Can better leadership contribute as much to the bottom line as good sales training? One of the biggest challenges of teaching leadership is how to directly and immediately increase sales and profits. I'm often told, "These leadership ideas sound great in a perfect world, but changing culture seems like a long, tough process. What can I do right now to improve my business?" Since increasing sales is the first and most obvious thing that most business owners look at when they want to grow the bottom line, I looked into what sales trainers were doing and found a gaping hole in conventional teachings. A hole that a good leader can immediately fill that will grow a company's sales and build infinitely more trust with customers.

In my work with companies and individuals, the one consistent trait in top- performing salespeople is a strong belief in the product or service that they are selling. If you want to increase your sales without resorting to high-pressure tactics or high stress incentives, simply ask your sales team if they believe they are selling the best product in your industry. If they don't believe that they are selling the best, it is extremely unlikely that they are performing at their highest potential. People naturally sell what they believe in, and while a slick salesman might be able to sell a product that he dislikes, it is extremely difficult to fake enthusiasm for extended periods of time without appearing transparent to clients. Think about it. Could you sell a product that you thought was inferior? Could you sell it well? Or perhaps more importantly, would you want to sell it at all? Many people assume salespeople are motivated by money, and while this is largely true, it's absurd to think they are motivated only by money. Salespeople are still human and while commission bonuses and sales spiffs will probably remain an important part of most sales compensation plans, studies consistently show that financial incentives never have the same lasting impact as an employee who is passionate about his work and it is a simply not possible to be passionate about something that you think is inferior.

Besides instilling natural passion into your sales team, a salesperson who truly believes in his product or service is far more likely to sell with integrity. Recently, I was discussing ways to increase sales with John Buerger, a client of mine who works in financial planning. John explained that in the financial services sector -- like many commission-based industries -- there is a huge conflict of interest created by the pressure to up-sell clients while still providing the best solutions for their needs. Since sales is not my core area of expertise, we looked at different sales training material -- but all of it was based on teaching the salesperson to push harder, talk smoother, close faster, and make more money. Not only did they assume that salespeople were essentially driven only by financial incentives, they also paid very little attention to product quality or even the customer's needs once sales resistance had been overcome. This kind of sales training only exacerbated the conflicts of interest faced by many salespeople.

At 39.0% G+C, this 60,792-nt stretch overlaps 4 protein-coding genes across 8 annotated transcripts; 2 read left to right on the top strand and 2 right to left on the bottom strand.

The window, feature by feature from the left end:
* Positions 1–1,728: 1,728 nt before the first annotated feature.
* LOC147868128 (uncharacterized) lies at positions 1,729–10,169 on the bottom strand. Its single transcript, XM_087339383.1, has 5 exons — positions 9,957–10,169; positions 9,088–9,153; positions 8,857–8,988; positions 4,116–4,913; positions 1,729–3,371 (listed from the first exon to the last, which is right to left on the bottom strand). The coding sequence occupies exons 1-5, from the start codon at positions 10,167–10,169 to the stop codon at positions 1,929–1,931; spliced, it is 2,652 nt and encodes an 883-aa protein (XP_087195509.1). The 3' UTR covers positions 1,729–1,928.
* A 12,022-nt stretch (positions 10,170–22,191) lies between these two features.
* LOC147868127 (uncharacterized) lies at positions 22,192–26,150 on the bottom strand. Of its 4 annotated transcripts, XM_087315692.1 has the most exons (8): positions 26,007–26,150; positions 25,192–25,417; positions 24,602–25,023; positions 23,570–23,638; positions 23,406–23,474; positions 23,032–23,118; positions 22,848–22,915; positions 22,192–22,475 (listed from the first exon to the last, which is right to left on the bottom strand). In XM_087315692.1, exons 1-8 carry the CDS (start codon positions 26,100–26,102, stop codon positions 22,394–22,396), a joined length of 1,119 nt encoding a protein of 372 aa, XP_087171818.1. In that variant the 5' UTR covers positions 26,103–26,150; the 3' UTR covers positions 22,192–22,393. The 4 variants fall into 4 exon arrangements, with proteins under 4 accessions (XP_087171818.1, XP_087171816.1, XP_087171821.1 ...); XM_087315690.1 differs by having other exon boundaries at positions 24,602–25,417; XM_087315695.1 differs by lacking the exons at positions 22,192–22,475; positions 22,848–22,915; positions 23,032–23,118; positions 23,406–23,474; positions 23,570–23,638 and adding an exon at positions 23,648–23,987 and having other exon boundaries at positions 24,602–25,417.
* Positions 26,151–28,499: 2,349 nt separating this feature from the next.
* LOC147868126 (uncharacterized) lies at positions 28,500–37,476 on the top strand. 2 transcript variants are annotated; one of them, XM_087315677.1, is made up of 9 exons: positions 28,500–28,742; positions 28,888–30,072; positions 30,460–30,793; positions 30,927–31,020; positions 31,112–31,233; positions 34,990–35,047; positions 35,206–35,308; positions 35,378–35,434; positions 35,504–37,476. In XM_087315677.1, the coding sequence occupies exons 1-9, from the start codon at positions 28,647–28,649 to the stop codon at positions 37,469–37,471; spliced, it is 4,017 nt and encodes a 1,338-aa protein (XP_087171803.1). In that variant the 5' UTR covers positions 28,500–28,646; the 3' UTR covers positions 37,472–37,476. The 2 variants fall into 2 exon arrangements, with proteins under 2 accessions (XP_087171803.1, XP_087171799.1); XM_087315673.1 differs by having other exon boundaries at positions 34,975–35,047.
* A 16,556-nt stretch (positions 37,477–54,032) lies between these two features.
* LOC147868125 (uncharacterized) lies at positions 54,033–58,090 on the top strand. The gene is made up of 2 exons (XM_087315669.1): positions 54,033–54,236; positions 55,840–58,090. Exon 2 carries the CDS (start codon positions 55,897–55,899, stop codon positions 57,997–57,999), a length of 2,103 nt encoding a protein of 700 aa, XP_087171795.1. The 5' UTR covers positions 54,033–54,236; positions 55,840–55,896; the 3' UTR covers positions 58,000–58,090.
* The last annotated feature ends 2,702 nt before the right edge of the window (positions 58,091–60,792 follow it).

Instead of adopting these methods, which would have turned him into another typical high-pressure salesman, we decided a better way for John to grow his business was to restructure it so that he honestly believed in all of his product offerings, the manner in which he serviced his clients, and even the colleagues with whom he shared his office. The result of these changes is that John's business is now growing with very little additional sales activity on his part, while past colleagues who continued to do business the conventional way find themselves in a constant state of trying to replace existing clients due to a high rate of churn.

There will always be a place for good sales training, and professionals should continually hone their skills by learning new ways to get past gatekeepers, find the decision makers, and overcome objections. But when it comes to building a truly motivated sales team, the first step is to find out if your people honestly have passion for their products. By definition, "soft skills" like leadership are difficult to measure, but passion is infectious, and by making sure that your salespeople believe in their offerings you can increase your sales while maintaining complete integrity.